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The Sciences

The Scientific Consensus on Climate Change: Stronger and Stronger

The IntersectionBy Chris MooneyJune 22, 2010 4:47 PM


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Courtesy of Rick Piltz, I learn of a new paper in the Proceedings of the National Academy of Sciences that powerfully demonstrates just how convinced scientists are that global warming is real and human caused. Indeed, this paper, entitled "Expert Credibility in Climate Change," looks at the relationship between scientific prominence, amount of work published in the field, and acceptance of the scientific consensus. Findings:

(i) 97–98% of the climate researchers most actively publishing in the field support the tenets of ACC outlined by the Intergovernmental Panel on Climate Change, and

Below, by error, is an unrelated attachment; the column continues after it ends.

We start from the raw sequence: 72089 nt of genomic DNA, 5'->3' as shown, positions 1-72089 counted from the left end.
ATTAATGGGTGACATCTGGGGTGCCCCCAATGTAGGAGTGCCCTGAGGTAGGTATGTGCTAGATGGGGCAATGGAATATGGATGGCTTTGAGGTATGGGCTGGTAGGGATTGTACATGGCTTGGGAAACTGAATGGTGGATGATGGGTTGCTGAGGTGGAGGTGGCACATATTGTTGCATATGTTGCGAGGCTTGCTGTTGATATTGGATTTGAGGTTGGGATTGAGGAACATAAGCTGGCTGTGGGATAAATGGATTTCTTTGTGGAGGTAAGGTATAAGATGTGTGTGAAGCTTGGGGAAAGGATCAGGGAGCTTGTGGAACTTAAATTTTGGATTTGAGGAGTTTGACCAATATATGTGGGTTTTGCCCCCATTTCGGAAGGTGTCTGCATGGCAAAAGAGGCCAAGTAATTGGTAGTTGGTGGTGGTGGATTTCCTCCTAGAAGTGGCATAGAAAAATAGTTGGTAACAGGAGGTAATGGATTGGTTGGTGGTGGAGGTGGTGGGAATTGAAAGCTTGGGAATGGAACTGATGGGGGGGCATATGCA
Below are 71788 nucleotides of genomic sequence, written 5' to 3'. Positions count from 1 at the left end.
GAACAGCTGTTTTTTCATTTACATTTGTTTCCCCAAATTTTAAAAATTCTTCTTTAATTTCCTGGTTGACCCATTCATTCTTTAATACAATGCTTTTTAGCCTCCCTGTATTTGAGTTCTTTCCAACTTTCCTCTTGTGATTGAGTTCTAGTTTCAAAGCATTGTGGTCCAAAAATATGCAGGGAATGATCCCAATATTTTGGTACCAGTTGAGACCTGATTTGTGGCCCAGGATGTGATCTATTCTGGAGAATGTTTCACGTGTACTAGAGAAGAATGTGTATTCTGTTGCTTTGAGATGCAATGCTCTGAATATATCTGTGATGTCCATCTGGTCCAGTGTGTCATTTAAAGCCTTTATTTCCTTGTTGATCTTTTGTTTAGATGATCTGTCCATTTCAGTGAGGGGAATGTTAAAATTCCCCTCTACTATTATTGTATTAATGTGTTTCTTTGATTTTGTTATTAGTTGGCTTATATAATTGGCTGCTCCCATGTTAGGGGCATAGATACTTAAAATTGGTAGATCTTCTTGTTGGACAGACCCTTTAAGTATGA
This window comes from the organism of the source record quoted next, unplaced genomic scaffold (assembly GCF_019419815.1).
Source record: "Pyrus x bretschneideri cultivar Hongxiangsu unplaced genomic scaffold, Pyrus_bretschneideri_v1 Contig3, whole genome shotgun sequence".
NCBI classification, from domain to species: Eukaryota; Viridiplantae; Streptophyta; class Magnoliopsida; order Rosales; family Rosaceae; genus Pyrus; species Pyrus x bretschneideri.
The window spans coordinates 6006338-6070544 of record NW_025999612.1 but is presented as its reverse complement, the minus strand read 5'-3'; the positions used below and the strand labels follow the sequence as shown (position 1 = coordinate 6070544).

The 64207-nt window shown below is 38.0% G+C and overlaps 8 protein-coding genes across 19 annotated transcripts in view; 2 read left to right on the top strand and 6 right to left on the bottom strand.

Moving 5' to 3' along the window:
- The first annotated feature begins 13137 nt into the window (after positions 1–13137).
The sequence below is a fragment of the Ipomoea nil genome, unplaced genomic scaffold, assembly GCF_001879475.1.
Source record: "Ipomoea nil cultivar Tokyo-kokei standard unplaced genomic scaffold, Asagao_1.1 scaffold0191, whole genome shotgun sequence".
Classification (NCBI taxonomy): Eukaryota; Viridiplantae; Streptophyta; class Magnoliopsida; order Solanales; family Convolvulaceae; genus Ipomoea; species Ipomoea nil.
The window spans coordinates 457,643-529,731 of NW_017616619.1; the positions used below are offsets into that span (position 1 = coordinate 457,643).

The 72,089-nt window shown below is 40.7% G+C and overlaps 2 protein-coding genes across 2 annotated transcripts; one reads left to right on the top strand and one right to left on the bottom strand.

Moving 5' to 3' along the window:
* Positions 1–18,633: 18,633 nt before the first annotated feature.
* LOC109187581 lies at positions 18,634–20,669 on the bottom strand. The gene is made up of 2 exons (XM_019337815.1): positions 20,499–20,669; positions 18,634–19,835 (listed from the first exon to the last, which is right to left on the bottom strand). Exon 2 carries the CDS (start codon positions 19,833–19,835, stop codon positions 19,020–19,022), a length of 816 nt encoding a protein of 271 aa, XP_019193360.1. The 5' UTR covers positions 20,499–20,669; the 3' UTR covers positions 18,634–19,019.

(ii) the relative climate expertise and scientific prominence of the researchers unconvinced of ACC are substantially below that of the convinced researchers.

Those of us who follow this issue closely won't be surprised--but the results mean that journalists who have given a lot of weight to climate "skeptics" have some 'splaining to do. Essentially, this paper seems to be suggesting that they got the wrong "experts." Incidentally, given how closely this study hits home, I would expect it to be attacked--just as Naomi Oreskes' famous paper "The Scientific Consensus on Climate Change

" was.

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